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LITTELL'S LIVING AGE.-No. 200.- 11 MARCH, 1848.

From the British Quarterly Review. and oppression, and famine—ay, and pestilence1. Medical History of the Expedition to the Niger. are as rife as amongst the rocks of Patagonia or in

By JAMES ÓRMISTON MWILLIAM, M. D., the delta of the Niger ; and if any there be amongst
Senior Medical Officer of the Expedition. them (it may be deemed uncharitable to surmise it)

London. 1843. 2. Is Cheap Sugar the Triumph of Free Trade ? A who are stimulated in their career of benevolence

letter to the Right Honorable Lord John Rus- rather by the thirst of fame than the pure love of

sell. By JACOB Omnium. London. 1847. humanity, we believe we may assure them that 3. Notes on Cuba. By a Physician. Boston, U.S. most people will honor them more for one personal 1844.

effort made on behalf of distress abroad-or even The late Sir Fowell Buxton's confessions re- at home-than for all the vicarious gallantry of specting the utter failure of the proceedings of which there have been from time to time such " The Friends of the African" did more credit to dazzling displays in the Strand. The most generthe candor of that gentleman than to the ability ous disregard of other men's lives and other men's and discretion of the party of which he was the interests is a claim to celebrity which, we fear, acknowledged head. In the year 1840 he frankly will always be open to question. admitted that England, after having spent at their

Before the slave-trade was declared illegal, the instigation, and under their guidance, upwards of average mortality amongst the negroes during the 15,000,0001. in her efforts to suppress the slave- middle passage was computed to be 9 per cent. trade, after having thereby seriously compromised Mr. Buxton admitted, in 1840, that the courses her friendly relations with the powers whose sub-adopted by himself and his party had increased that jects were engaged in that nefarious traffic, and ratio of deaths to 25 per cent. Slave speculators, having consigned to premature grave thousands in consequence of the augmented chances of purof her bravest sons in the performance of their suit and capture, found it their interest to carry on professional duties on the shores of Africa, had but their trade in sharper and flimsier craft, fast sailers, succeeded in aggravating the sufferings of the un run up at little cost. They likewise considered it happy beings whom she sought to relieve. advantageous to crowd them to an incredible degree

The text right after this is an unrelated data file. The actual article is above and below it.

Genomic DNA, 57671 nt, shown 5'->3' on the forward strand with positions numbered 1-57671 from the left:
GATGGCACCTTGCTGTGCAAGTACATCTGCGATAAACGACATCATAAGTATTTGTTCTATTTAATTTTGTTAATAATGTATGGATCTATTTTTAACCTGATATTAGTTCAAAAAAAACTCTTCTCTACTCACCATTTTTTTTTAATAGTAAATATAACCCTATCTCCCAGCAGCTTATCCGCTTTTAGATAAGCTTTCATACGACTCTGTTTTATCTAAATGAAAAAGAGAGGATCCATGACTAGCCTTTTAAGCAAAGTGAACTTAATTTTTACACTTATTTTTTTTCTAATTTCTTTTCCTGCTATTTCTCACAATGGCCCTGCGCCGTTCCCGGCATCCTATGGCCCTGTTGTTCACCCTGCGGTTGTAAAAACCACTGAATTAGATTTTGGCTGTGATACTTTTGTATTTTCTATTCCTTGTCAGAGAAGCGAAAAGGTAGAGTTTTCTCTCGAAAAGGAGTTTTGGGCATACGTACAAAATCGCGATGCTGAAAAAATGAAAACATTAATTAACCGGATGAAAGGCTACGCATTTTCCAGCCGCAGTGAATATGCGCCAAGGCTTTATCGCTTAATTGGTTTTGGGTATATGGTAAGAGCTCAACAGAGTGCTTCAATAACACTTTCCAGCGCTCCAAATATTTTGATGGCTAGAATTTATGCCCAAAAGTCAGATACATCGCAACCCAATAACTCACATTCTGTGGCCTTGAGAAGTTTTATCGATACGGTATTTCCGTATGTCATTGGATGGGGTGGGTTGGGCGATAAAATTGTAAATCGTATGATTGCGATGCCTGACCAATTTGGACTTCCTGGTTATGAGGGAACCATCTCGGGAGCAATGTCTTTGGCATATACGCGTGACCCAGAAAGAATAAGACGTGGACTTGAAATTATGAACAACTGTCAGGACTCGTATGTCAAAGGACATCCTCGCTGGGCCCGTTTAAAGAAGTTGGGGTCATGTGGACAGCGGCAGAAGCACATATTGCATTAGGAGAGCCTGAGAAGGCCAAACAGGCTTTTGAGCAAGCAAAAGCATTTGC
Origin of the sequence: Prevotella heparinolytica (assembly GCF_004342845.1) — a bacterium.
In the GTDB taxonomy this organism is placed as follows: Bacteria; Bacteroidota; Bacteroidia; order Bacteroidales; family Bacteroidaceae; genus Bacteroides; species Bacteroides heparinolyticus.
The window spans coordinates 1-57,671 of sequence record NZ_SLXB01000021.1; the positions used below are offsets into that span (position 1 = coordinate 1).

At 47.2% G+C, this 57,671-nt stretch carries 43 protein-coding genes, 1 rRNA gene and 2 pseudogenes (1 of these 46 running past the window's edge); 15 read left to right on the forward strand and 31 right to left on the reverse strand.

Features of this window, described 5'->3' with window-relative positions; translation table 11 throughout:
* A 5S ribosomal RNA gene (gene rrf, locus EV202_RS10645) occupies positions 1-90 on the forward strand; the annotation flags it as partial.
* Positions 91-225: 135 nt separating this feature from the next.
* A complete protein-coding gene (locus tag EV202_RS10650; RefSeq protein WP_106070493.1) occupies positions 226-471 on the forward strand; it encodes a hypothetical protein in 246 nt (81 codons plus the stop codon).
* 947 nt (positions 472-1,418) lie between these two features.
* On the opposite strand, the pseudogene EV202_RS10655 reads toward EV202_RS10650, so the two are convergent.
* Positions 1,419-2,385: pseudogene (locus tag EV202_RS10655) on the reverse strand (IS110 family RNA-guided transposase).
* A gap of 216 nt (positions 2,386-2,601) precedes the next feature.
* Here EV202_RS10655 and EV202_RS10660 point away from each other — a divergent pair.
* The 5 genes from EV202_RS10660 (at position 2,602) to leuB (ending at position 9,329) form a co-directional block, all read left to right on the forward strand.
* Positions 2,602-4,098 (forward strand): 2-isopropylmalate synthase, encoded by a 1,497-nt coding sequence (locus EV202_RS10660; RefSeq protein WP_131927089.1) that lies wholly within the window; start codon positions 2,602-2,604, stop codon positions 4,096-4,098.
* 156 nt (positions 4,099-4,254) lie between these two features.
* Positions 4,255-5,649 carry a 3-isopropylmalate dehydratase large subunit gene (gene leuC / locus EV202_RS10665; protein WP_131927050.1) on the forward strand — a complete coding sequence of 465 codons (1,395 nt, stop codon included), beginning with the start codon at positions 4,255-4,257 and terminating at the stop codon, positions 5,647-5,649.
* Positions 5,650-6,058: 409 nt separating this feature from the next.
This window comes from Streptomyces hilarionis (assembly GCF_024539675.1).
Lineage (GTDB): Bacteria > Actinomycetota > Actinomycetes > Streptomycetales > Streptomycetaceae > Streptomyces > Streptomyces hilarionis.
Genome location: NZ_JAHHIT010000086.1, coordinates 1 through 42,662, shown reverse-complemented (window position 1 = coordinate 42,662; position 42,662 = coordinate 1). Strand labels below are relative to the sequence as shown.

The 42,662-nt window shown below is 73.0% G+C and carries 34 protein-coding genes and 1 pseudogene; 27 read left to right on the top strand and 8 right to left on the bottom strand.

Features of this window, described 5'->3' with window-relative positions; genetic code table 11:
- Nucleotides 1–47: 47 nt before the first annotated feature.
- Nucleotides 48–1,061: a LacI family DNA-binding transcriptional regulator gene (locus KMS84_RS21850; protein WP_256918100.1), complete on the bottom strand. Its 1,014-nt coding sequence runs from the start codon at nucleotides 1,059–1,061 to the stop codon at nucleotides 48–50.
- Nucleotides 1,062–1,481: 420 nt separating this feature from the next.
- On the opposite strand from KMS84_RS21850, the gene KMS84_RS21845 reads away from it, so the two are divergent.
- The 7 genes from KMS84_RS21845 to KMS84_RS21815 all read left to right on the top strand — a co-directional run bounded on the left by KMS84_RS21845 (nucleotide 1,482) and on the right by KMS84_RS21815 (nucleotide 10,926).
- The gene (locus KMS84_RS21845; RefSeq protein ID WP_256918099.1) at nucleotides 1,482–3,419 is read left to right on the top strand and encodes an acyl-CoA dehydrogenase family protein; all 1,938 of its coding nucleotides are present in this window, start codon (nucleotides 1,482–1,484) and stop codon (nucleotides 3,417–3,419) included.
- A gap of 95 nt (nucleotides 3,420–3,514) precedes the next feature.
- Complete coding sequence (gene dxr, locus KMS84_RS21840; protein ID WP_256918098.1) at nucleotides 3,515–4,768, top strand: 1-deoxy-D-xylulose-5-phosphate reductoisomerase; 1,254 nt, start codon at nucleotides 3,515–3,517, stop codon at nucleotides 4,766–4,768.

It is not our purpose in the present paper “to with slaves, in order that one rapid and fortunate saturate the public mind with the horrors of the passage might remunerate them amply for previous slave-trade."*

We merely wish to lay before the losses by mortality and confiscation.* But no one self-elected champions of the negro a brief résumé could describe the failure of all that had been atof what they have effected on behalf of their wards, tempted, with a view of putting down this traffic leaving to their own discernment, and to that of prior to 1840, more forcibly than Mr. Buxton has the puol:0, to decide whether it will not be better himself done :that the surt of imperium in imperio—the Exeter " Millions of money and multitudes of lives have Hall influence which has up to the present day been sacrificed, and in return for all we have only pervaded the colonial counsels in Downing street the afflicting conviction that the slave-trade is as far should cease ; that the duty of defending the weak as ever from being suppressed : nay, I am afraid and of redressing the oppressed should in future that the fact is not to be disputed, that while we devolve on the governors, clergy, and other official it has actually doubled in amount.”The Slave

have thus been endeavoring to extinguish the traffic, servants of the colonies where such interference is